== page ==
Thirty six (36) SAEEC member companies including eleven (11) emerging exporters are exhibiting at Africa Utility Week 2015. The larger of our member companies exhibiting will also support and mentor our emerging exporters during this event.

To increase the exposure of our member companies, especially our emerging exporters, to key decision makers from African utilities we have, with the support of our Export Promotion Directorate at thedti, also secured the participation of twelve delegates from the Power Ministries and Utilities of four African countries this year.

Q: You have been a longstanding supporter of Spintelligent events, particularly African Utility Week and other power events in Africa. What keeps you coming back to the CTICC?

A: The SAEEC and its members finds the format employed by the event organisers of AUW, EAPIC and WAPIC conducive to doing business and to promoting the objectives of our organisation. The level of delegates is both appropriate and relevant as we seek to facilitate international trade for our members. Additionally the content of conferences and workshops have proved to be extremely valuable for our members and key stakeholders.

Together with the event organisers Spintelligent and with the support of the Export Promotion Division of the South African Department of Trade and Industry we have, through these events, developed a product and service offering for our members which seeks to:

  • Support the development of our SMME’s
  • Grow the exports of our more developed and experienced exporters
  • Increase collaboration between member companies as they seek and explore opportunities, especially on the African continent. We continue to promote the “Team South Africa” approach to doing business.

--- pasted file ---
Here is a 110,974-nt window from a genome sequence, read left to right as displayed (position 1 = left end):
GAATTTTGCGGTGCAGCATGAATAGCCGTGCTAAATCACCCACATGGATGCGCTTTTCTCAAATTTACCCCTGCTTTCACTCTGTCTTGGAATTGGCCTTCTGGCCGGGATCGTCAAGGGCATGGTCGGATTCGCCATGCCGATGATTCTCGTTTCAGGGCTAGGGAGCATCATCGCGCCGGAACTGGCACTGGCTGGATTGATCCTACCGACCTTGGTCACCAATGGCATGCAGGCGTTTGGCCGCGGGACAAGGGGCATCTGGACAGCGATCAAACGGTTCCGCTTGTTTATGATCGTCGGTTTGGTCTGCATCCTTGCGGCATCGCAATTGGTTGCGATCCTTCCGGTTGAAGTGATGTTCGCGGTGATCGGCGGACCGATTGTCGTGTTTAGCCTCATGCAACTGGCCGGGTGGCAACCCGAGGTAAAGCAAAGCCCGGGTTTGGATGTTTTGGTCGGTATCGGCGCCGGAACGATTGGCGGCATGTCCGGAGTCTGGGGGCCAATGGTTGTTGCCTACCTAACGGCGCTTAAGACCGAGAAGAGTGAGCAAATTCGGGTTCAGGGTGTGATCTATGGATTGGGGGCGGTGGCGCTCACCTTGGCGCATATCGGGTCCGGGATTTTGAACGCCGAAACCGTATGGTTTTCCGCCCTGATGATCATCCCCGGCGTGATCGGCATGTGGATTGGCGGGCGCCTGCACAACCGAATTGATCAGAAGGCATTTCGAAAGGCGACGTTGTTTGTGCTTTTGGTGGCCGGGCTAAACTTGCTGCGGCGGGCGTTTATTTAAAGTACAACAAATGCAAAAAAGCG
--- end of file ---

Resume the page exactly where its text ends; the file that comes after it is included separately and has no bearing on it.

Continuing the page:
Our aim is to use these events (AUW, EAPIC and WAPIC) to establish a strong presence for South African goods and services within our sector on the African continent.

The status of “Trade Association Partner” acquired by the SAEEC at AUW 2015 is testament to our longstanding, ongoing and increased support for these events.

Q: What is the message of the SAEEC at this year’s African Utility Week?

A: The time has come for Africa to provide solutions for Africa by Africans. I am confident that visiting delegates from the various utilities across Africa will be impressed with the goods, services and solutions offered by all the SAEEC member companies exhibiting at AUW. SAEEC member companies, including our emerging exporters are well qualified, technically competent and have a range of goods and services that will be of interest to many decision makers from our African utilities.

AUW is recognised as the only global meeting place, conference and trade exhibition for African power and water utility professionals and offers a unique networking opportunity for engineers, stakeholders and solution providers alike. Profiling the SAEEC emerging exporters at this prestigious event has been made possible with the support of thedti.

Q: What is the feedback about African Utility Week from your members?

A: The SAEEC and its members finds the format employed by the event organisers of AUW, EAPIC and WAPIC conducive to doing business. They are always impressed by the level of delegates that attend this event and are appreciative of the high quality of presentations and workshops offered.

Q:What do you see as the main challenges in the utility industry in South Africa?

A: The challenges faced by the South African Power Utility Eskom are known to all. The Eskom challenges have a “knock on” effect on the Electrotechnical sector. However, the strain placed on our members by the constraints in our domestic environment has focussed our attention on the rest of the continent.

Q: Anything you would like to add?

A: South Africa should not only offer capabilities and competences of our sector to our compatriots on the African continent but also our learnings. The impact of inadequate planning for both new builds and maintenance of Power plants in South Africa has been felt by all facets of our economy. We must use the capabilities in our sector to not only stabilise the situation in South Africa but to also assist with the development of sustainable solutions for the African continent as a whole. We should therefore engage with other utilities on the continent to share our knowledge and learnings and ensure that the few (but costly) mistakes made in South Africa are avoided as the rest of the continent implements its Power Infrastructure plans.